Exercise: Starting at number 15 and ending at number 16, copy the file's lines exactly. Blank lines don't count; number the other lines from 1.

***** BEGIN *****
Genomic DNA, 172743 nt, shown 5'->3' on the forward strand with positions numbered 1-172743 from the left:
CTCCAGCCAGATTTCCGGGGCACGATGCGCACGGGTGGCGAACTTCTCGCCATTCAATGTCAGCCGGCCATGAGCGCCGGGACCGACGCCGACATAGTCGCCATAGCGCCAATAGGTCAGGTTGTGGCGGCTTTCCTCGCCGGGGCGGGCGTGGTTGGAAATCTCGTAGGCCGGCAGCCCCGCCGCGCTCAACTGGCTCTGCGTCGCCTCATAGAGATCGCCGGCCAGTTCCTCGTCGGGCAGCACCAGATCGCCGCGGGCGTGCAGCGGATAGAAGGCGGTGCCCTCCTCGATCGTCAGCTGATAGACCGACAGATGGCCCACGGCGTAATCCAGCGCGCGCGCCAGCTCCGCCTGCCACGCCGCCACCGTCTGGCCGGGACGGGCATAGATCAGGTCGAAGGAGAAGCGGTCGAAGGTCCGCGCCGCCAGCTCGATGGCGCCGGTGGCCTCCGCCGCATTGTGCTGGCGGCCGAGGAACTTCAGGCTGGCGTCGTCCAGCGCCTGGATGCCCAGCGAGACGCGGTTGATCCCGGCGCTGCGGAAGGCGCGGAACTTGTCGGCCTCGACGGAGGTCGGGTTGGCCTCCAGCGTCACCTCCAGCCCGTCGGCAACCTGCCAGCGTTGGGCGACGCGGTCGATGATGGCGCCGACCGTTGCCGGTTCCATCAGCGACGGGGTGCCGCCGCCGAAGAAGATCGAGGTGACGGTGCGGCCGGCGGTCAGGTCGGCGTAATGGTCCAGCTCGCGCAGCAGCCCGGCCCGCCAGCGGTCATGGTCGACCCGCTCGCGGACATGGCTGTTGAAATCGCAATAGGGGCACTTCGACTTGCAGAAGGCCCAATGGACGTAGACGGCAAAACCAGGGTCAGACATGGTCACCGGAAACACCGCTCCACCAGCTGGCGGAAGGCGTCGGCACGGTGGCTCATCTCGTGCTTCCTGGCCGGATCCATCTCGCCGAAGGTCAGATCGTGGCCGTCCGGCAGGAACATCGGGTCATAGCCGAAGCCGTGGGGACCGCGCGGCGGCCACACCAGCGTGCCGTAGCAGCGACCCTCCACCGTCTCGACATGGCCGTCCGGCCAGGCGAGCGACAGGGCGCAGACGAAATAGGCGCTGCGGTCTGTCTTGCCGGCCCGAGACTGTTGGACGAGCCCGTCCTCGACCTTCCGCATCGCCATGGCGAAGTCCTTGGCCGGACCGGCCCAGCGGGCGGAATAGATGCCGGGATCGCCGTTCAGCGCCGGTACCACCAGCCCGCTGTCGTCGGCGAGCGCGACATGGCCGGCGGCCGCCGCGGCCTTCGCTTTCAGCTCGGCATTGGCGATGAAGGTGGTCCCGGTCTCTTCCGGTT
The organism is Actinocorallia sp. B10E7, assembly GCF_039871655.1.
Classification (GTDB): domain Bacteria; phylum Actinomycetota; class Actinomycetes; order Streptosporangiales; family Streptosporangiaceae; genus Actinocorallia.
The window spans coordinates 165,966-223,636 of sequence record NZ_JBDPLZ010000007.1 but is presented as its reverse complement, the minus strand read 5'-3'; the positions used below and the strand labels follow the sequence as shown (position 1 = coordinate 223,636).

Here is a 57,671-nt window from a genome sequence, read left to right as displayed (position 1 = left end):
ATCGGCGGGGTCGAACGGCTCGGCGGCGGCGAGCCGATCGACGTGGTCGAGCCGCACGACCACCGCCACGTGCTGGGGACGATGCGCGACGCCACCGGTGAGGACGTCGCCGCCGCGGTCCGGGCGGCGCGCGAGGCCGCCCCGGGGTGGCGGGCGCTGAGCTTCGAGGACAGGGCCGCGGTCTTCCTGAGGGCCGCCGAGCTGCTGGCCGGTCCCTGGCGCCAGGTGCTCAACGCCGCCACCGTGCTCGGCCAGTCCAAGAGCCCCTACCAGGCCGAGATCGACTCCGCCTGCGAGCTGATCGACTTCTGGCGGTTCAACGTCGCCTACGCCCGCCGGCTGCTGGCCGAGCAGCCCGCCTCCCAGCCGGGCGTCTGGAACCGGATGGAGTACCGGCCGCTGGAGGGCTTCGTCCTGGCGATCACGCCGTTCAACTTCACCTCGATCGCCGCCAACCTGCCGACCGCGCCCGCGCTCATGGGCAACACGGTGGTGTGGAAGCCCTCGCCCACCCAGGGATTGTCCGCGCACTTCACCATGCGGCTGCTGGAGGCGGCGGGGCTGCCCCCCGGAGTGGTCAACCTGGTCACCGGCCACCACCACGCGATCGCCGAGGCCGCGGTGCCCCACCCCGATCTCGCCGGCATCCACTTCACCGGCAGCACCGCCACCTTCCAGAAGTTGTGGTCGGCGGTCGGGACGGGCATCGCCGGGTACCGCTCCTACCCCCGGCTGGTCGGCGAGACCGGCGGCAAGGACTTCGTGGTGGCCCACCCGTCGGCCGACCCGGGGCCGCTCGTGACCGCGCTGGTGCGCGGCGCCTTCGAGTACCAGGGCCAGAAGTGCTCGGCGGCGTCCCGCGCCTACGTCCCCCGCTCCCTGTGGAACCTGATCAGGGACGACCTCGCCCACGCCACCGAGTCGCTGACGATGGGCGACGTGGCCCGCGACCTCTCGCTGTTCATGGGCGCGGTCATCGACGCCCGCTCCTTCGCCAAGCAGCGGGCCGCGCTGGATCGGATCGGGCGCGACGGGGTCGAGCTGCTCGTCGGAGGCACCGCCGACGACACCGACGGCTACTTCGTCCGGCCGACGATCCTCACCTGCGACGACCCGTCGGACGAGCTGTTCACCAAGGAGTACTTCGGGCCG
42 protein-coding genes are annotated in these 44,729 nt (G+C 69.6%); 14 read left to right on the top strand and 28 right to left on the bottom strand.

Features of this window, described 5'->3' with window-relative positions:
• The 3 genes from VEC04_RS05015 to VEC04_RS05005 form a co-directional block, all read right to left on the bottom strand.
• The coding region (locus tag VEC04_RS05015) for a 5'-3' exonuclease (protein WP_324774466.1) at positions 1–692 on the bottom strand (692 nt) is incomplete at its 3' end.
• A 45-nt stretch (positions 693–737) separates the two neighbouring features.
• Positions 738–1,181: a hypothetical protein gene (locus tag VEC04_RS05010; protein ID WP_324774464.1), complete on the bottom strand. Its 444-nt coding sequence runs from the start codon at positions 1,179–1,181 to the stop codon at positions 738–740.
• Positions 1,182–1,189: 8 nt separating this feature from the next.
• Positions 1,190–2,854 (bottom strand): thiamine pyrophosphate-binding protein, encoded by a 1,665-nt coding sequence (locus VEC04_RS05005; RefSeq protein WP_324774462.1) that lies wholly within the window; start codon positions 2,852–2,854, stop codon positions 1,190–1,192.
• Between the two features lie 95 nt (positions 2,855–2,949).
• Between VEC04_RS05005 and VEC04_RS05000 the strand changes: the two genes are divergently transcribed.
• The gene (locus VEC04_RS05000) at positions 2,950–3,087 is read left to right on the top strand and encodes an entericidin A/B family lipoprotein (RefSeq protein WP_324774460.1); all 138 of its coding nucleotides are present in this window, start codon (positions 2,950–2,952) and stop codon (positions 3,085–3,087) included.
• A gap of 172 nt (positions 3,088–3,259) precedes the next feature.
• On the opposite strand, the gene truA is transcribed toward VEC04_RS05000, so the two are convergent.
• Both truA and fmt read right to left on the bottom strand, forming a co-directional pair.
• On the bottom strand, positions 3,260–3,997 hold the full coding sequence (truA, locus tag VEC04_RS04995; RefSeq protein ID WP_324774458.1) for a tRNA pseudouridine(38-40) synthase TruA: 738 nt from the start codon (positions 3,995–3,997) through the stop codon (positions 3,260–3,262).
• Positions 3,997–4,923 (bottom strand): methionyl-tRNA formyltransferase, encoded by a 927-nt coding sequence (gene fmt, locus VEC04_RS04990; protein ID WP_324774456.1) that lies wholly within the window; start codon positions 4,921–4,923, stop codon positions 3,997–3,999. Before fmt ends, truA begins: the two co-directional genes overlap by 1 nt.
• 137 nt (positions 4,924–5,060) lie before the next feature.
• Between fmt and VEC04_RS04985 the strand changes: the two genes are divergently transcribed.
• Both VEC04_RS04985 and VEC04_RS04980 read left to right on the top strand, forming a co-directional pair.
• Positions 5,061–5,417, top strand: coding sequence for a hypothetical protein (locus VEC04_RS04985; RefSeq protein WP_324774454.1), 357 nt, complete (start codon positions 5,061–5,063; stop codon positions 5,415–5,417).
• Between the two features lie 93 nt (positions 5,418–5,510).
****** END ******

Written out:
• Positions 1,190–2,854 (bottom strand): thiamine pyrophosphate-binding protein, encoded by a 1,665-nt coding sequence (locus VEC04_RS05005; RefSeq protein WP_324774462.1) that lies wholly within the window; start codon positions 2,852–2,854, stop codon positions 1,190–1,192.
• Between the two features lie 95 nt (positions 2,855–2,949).